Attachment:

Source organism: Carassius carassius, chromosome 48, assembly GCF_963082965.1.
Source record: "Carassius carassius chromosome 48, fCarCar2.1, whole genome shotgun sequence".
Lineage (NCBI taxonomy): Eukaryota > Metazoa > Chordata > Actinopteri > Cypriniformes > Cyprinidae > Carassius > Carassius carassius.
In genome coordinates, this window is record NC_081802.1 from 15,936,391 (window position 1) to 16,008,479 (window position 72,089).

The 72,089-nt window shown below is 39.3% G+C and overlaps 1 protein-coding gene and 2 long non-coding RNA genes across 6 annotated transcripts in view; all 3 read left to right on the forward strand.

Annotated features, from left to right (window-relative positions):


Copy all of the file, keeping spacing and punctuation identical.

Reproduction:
Source organism: Carassius carassius, chromosome 48, assembly GCF_963082965.1.
Source record: "Carassius carassius chromosome 48, fCarCar2.1, whole genome shotgun sequence".
Lineage (NCBI taxonomy): Eukaryota > Metazoa > Chordata > Actinopteri > Cypriniformes > Cyprinidae > Carassius > Carassius carassius.
In genome coordinates, this window is record NC_081802.1 from 15,936,391 (window position 1) to 16,008,479 (window position 72,089).

The 72,089-nt window shown below is 39.3% G+C and overlaps 1 protein-coding gene and 2 long non-coding RNA genes across 6 annotated transcripts in view; all 3 read left to right on the forward strand.

Annotated features, from left to right (window-relative positions):